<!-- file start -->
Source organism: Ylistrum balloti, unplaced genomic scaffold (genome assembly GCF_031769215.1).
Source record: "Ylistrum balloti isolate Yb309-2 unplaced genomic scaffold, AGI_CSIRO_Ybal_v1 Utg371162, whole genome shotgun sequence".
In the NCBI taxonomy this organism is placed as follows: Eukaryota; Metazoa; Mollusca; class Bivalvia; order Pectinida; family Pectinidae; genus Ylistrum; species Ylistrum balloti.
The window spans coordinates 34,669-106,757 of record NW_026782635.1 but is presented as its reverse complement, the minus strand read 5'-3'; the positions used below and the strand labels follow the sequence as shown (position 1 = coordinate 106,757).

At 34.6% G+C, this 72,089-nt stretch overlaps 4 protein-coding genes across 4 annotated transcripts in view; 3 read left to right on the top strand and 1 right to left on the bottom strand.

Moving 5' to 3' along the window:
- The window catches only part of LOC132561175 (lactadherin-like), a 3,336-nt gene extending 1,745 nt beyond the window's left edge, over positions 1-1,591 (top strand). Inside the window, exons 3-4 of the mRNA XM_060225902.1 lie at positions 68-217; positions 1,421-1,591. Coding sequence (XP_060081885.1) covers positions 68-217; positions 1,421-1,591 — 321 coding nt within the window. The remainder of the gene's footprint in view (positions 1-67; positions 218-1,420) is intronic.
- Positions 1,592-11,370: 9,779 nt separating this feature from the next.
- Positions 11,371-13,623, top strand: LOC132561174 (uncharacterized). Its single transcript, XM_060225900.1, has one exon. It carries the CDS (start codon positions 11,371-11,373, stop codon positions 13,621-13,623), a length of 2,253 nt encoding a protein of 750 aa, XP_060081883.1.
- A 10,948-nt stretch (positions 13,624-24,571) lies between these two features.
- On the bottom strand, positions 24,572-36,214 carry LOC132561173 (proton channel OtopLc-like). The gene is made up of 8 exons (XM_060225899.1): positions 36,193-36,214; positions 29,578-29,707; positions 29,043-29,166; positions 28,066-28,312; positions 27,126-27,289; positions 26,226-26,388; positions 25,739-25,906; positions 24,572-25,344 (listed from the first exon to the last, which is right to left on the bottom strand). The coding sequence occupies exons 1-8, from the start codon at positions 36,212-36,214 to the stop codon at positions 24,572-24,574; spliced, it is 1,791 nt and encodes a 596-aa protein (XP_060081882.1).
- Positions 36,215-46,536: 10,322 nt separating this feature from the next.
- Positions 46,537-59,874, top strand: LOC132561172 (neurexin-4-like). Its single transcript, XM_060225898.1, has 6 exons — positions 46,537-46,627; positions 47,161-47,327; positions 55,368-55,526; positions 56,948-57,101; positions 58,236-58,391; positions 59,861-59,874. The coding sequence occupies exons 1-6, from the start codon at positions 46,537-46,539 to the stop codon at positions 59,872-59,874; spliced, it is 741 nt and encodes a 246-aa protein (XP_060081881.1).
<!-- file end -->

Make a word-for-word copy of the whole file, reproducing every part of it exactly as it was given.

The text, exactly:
Source organism: Ylistrum balloti, unplaced genomic scaffold (genome assembly GCF_031769215.1).
Source record: "Ylistrum balloti isolate Yb309-2 unplaced genomic scaffold, AGI_CSIRO_Ybal_v1 Utg371162, whole genome shotgun sequence".
In the NCBI taxonomy this organism is placed as follows: Eukaryota; Metazoa; Mollusca; class Bivalvia; order Pectinida; family Pectinidae; genus Ylistrum; species Ylistrum balloti.
The window spans coordinates 34,669-106,757 of record NW_026782635.1 but is presented as its reverse complement, the minus strand read 5'-3'; the positions used below and the strand labels follow the sequence as shown (position 1 = coordinate 106,757).

At 34.6% G+C, this 72,089-nt stretch overlaps 4 protein-coding genes across 4 annotated transcripts in view; 3 read left to right on the top strand and 1 right to left on the bottom strand.

Moving 5' to 3' along the window:
- The window catches only part of LOC132561175 (lactadherin-like), a 3,336-nt gene extending 1,745 nt beyond the window's left edge, over positions 1-1,591 (top strand). Inside the window, exons 3-4 of the mRNA XM_060225902.1 lie at positions 68-217; positions 1,421-1,591. Coding sequence (XP_060081885.1) covers positions 68-217; positions 1,421-1,591 — 321 coding nt within the window. The remainder of the gene's footprint in view (positions 1-67; positions 218-1,420) is intronic.
- Positions 1,592-11,370: 9,779 nt separating this feature from the next.
- Positions 11,371-13,623, top strand: LOC132561174 (uncharacterized). Its single transcript, XM_060225900.1, has one exon. It carries the CDS (start codon positions 11,371-11,373, stop codon positions 13,621-13,623), a length of 2,253 nt encoding a protein of 750 aa, XP_060081883.1.
- A 10,948-nt stretch (positions 13,624-24,571) lies between these two features.
- On the bottom strand, positions 24,572-36,214 carry LOC132561173 (proton channel OtopLc-like). The gene is made up of 8 exons (XM_060225899.1): positions 36,193-36,214; positions 29,578-29,707; positions 29,043-29,166; positions 28,066-28,312; positions 27,126-27,289; positions 26,226-26,388; positions 25,739-25,906; positions 24,572-25,344 (listed from the first exon to the last, which is right to left on the bottom strand). The coding sequence occupies exons 1-8, from the start codon at positions 36,212-36,214 to the stop codon at positions 24,572-24,574; spliced, it is 1,791 nt and encodes a 596-aa protein (XP_060081882.1).
- Positions 36,215-46,536: 10,322 nt separating this feature from the next.
- Positions 46,537-59,874, top strand: LOC132561172 (neurexin-4-like). Its single transcript, XM_060225898.1, has 6 exons — positions 46,537-46,627; positions 47,161-47,327; positions 55,368-55,526; positions 56,948-57,101; positions 58,236-58,391; positions 59,861-59,874. The coding sequence occupies exons 1-6, from the start codon at positions 46,537-46,539 to the stop codon at positions 59,872-59,874; spliced, it is 741 nt and encodes a 246-aa protein (XP_060081881.1).